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Geomorphology of Cape York and Solander Point, Examining Opportunity's destination at Endeavour Crater
CosmicRocker
post Oct 23 2011, 02:51 AM
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smile.gif Many thanks, anonymous Mod. smile.gif


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CosmicRocker
post Oct 25 2011, 03:15 AM
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I'd like to follow up on my earlier observation about possible blueberries (hematite concretions) in pancam images from sol 2748 on Cape York. It had been suggested that if a residuum of such concretions would be found on top of the very different geologic bedrock of Cape York, it might mean that the cape had previously been buried by the blueberry containing sulfate sandstone that covers Meridiani Planum.

Since the target was imaged with a full set of infrared filters, we can make a false color image based on pancam right filter ratios that has successfully identified hematite in the past. In such false color images hematite typically appears in shades of yellow or orange. Some of us briefly discussed this image processing in another part of the forum.

Getting to the bottom line, the processed image showed plenty of hematite in the ground Opportunity is driving over. There were numerous spherical hematite concretions as well as angular fragments of hematite visible in the image. The question now becomes, How did this hematite arrive on top of Cape York? It seems to me that there are three alternatives:

1: It dropped down onto the basement rocks as a lag deposit as overlying sulfate sands were eroded away.
2: The concretions and fragments were transported to their current location by wind or water currents from the surrounding plains.
3: They were thrown onto the cape by meteorite impacts on the plains.

I think it may be difficult to distinguish among the alternatives. Are there other alternatives that I missed? I would have liked to provide a thumbnail link to the above image, but I still have not figured out how to do that without uploading the whole file again.


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ngunn
post Oct 25 2011, 09:29 AM
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QUOTE (CosmicRocker @ Oct 25 2011, 04:15 AM) *
Are there other alternatives that I missed?


4: Condensation lapilli (distinct from your no. 3, I think)

Disclaimer: doesn't mean I believe this, just that if we're brainstorming upon finding the things in an unepected location nothing should be dismissed.
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Bill Harris
post Oct 25 2011, 06:00 PM
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I see angular and rounded pebbles with a "hematite signature" but not to the extent that I can call them "blueberries". We've not seen these rounded pebbles in-situ, nor broken in x-section, so I can say that they are blue, but can't say berries.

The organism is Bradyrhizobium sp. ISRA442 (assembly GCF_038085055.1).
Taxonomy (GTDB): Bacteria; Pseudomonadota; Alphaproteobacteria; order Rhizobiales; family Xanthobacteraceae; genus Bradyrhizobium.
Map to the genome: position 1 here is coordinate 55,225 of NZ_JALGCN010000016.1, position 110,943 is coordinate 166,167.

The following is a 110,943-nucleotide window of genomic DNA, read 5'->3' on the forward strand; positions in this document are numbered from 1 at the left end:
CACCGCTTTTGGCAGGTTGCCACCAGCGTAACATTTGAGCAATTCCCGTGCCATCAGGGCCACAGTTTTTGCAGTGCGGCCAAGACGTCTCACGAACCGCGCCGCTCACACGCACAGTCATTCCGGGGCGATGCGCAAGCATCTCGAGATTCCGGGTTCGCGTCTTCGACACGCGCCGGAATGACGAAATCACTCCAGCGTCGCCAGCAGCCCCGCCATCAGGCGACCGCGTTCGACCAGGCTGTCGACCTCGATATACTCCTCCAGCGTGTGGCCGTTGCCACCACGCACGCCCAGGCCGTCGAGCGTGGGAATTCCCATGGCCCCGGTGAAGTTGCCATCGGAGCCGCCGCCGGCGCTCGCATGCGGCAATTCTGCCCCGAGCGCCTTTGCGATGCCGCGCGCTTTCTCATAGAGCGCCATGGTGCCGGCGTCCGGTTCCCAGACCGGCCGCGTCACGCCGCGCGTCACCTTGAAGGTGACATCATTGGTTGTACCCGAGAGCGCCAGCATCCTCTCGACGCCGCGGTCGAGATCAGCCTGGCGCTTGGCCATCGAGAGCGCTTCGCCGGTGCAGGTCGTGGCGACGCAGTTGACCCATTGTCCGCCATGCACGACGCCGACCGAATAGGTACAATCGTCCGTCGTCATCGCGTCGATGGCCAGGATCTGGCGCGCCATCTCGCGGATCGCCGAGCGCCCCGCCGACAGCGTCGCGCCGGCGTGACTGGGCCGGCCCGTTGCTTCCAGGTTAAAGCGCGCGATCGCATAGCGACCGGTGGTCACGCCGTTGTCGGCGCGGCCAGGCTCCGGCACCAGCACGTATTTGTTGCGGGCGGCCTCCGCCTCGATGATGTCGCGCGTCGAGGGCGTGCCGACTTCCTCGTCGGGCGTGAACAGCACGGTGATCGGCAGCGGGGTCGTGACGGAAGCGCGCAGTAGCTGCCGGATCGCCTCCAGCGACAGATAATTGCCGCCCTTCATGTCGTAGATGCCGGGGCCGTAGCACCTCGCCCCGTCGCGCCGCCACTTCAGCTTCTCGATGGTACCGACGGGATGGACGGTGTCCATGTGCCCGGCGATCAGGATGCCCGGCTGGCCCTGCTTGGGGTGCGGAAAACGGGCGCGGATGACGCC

And, as Nigel suggests, they may be lapilli. One characteristic of this region of Mars is the abundance of various Iron (III) oxides and hydroxides. And we don't have much experieces locally with hematites as impact melts.

The western slope of CY is so shallow that some "onlap encroachment" is indeed possible, especially at this highly-eroded point on the Endeavour rim. So a blueberry or two wouldn't be earthshaking. Those clasts do simply _look_ rounded, and not necessarily blueberrish. So the jury will be out til we get more mineralogical data.

--Bill



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CosmicRocker
post Oct 26 2011, 04:35 AM
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I understand what you are saying, Bill. It would be nice to see these pebbles on the surface rather than embedded in the soil, and a x-section would be the icing on the cake. A wheel scuff to dig a few of them up would help a lot. However, I don't think it is such a stretch to imagine that the most obviously round ones are truly spherical and not simply pebbles rounded by erosion. If you can imagine that, and accept the evidence that these things are indeed hematite, it is simpler to assume the spherical pieces of hematite are the same ones we've been seeing all these many years through Opportunity's eyes, rather than assuming some other origin for them.

This is really an interesting soil image. The abundant, angular pieces of hematite are very curious. We have rarely seen gravel composed mostly of hematite and with a large population of angular fragments. It looks like a bimodally sorted size distribution and perhaps a bimodal shape distribution as well. I'm not sure what that means, but it could possibly be evidence of a very different transportation mechanism than we have normally observed for the hematite fragments. If I had to guess, I'd suspect a higher energy environment.


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brellis
post Oct 26 2011, 07:16 AM
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Over the years, there have been many discussions of "shorelines" as theoretical possibilities or dry analogs.

Could we be for the first time approaching an actual ancient shoreline? How would that confirmation happen?
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